Next month, scientists and members of the public will trek to rocky spot in Borgarfjörður, Iceland, for a funeral of sorts. They are placing a plaque at the base of what once was the Okjökull glacier, also known as the Ok glacier, which in 2014 became the first Icelandic glacier to disappear due to climate change, reports Joe Henley at The Guardian.
Ok was not one of Iceland's most scenic or largest glacier, but it was still significant enough that the Vikings took note of it when they first settled the island. A century ago the mass of ice on the crater of an extinct volcano on the western edge of the island nation covered about 5.8 square miles and was about 165 feet thick. By 2014, however, it had dwindled to about .4 square miles of ice just 50 feet deep, losing its status as a glacier.
To be a glacier, a body of compacted ice must accumulate more mass each winter than it loses throughout the summer and constantly move under its own weight. When that process stops, the glacier essentially becomes one massive melting ice cube.
Last year, Rice University anthropologists Cymene Howe and Dominic Boyer produced a documentary about Ok, called Not Ok, telling the story of the glacier and raising its profile. The pair also led an “Un-Glacier Tour” last year to take people to view the ragged remnants of Ok. This summer, they are leading the Un-Glacier Tour II that will culminate with the placing of the plaque. The melancholy memorial, written by prominent Icelandic writer Andri Snaer Magnason, will read:
A letter to the future
Ok is the first Icelandic glacier to lose its status as a glacier. In the next 200 years, all our glaciers are expected to follow the same path. This monument is to acknowledge that we know what is happening and know what needs to be done. Only you know if we did it.
“This will be the first monument to a glacier lost to climate change anywhere in the world,” Howe says in a press release. “By marking Ok’s passing, we hope to draw attention to what is being lost as Earth’s glaciers expire. These bodies of ice are the largest freshwater reserves on the planet and frozen within them are histories of the atmosphere. They are also often important cultural forms that are full of significance.”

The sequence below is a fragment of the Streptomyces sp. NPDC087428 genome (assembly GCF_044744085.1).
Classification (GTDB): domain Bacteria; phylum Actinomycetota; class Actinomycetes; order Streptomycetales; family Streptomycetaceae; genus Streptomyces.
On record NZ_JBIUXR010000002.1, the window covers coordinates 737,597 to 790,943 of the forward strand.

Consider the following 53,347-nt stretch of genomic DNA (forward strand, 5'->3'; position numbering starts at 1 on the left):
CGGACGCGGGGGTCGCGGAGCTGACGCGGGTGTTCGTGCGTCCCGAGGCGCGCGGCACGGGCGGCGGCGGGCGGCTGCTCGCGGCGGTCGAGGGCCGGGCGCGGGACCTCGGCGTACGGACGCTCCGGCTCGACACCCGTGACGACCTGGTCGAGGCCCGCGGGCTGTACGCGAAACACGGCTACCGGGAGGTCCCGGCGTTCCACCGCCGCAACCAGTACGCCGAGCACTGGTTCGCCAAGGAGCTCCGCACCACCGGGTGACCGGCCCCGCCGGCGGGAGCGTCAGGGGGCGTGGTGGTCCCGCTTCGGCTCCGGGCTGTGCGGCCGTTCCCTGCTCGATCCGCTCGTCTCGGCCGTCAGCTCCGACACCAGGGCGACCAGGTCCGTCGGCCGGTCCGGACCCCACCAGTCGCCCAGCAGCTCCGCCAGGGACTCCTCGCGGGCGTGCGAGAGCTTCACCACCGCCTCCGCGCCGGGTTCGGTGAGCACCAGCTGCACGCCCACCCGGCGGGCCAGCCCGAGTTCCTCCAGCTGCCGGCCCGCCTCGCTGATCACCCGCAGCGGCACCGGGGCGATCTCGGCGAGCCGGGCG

Boyer tells CNN that Iceland’s glaciers are currently hemorrhaging 11 billion tons of ice mass each year. Without a significant change in warming trends, all of Iceland’s over 400 glaciers will face the same fate as Ok.
Iceland, of course, isn’t the only place losing its glaciers. In fact, if it takes 200 years for Iceland to lose its glaciers, it’s doing better than other parts of the globe. One study published in the journal Nature in April estimated that the majority of glaciers in central Europe, Western Canada and the United States will be gone by century’s end.
Another study published in June shows that Himalayan glaciers have lost about a quarter of their ice in the last 40 years and are on track to lose about 66 percent of their ice by century's end.
Losing glaciers doesn’t just mean losing pretty scenery. Seasonal meltwater from the glaciers is an important source of freshwater and power source for hydroelectric dams. The loss of glaciers will lead to reduced flows in rivers, decreased fish stocks, reduced agricultural irrigation and loss of electrical power.
Howe says that the Ok memorial isn’t just a memorial. It’s a wake up call for humanity to take the climate threat seriously.
“One of our Icelandic colleagues put it very wisely when he said, ‘Memorials are not for the dead; they are for the living,’” she says in the press release. “With this memorial, we want to underscore that it is up to us, the living, to collectively respond to the rapid loss of glaciers and the ongoing impacts of climate change.”